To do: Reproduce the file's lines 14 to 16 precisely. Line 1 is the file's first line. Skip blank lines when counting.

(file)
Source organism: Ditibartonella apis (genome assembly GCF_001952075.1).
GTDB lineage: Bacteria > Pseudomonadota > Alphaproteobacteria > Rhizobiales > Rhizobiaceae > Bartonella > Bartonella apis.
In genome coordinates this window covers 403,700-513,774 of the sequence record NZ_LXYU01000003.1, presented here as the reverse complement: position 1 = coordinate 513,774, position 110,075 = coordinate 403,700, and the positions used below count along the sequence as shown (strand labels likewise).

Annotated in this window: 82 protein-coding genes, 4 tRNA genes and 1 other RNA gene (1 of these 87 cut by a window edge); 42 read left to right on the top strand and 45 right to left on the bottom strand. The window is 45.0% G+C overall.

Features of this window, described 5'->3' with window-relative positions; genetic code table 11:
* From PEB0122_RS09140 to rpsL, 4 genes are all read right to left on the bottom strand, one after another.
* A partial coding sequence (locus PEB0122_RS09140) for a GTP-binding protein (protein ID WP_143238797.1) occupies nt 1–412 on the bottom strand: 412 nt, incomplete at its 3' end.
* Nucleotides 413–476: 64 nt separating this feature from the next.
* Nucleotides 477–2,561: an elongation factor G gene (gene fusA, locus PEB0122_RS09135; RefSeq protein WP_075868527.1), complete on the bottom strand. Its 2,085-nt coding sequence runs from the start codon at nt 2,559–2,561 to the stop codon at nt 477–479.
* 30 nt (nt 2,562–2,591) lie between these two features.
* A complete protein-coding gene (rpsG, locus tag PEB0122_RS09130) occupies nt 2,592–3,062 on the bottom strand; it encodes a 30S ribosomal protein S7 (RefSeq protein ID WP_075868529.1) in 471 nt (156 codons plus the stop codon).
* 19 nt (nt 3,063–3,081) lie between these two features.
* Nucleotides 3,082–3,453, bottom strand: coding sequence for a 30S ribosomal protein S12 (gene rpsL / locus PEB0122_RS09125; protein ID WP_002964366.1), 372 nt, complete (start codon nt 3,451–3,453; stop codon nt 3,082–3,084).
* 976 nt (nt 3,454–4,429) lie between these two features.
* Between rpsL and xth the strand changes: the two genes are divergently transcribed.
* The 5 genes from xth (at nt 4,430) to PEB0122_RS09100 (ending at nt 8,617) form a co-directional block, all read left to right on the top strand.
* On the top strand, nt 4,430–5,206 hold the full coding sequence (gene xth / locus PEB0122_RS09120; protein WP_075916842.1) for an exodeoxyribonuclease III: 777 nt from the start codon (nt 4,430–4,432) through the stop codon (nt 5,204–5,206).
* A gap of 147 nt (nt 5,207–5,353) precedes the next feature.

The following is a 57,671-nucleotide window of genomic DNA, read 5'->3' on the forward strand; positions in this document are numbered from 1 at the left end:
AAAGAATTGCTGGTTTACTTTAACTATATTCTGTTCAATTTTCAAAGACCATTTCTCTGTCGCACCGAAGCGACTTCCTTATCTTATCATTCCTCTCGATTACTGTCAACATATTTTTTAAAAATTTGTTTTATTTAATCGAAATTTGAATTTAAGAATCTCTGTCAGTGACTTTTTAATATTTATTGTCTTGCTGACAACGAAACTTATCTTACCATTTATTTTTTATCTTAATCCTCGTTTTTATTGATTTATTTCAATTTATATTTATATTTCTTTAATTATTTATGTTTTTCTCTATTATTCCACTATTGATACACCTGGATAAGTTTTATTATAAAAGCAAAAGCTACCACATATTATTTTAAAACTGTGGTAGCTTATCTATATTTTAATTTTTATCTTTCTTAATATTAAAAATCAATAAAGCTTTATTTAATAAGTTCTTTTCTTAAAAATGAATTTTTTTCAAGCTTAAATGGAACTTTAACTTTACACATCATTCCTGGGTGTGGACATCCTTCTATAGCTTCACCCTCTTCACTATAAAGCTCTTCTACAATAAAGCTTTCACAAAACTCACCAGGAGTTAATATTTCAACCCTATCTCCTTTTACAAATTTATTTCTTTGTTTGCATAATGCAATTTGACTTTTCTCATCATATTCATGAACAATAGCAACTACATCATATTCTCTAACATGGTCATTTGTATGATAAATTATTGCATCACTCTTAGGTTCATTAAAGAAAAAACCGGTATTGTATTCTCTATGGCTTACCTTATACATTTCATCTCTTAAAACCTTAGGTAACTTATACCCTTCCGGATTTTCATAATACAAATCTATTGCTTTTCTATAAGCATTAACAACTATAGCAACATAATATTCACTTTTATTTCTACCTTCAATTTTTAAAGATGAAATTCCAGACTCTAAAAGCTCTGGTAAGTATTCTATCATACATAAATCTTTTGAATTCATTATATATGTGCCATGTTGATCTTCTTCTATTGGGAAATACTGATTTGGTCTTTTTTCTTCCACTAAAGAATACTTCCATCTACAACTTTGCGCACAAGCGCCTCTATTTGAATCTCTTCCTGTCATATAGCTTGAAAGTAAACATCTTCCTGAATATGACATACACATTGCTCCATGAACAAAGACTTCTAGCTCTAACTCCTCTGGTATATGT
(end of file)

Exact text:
* 976 nt (nt 3,454–4,429) lie between these two features.
* Between rpsL and xth the strand changes: the two genes are divergently transcribed.
* The 5 genes from xth (at nt 4,430) to PEB0122_RS09100 (ending at nt 8,617) form a co-directional block, all read left to right on the top strand.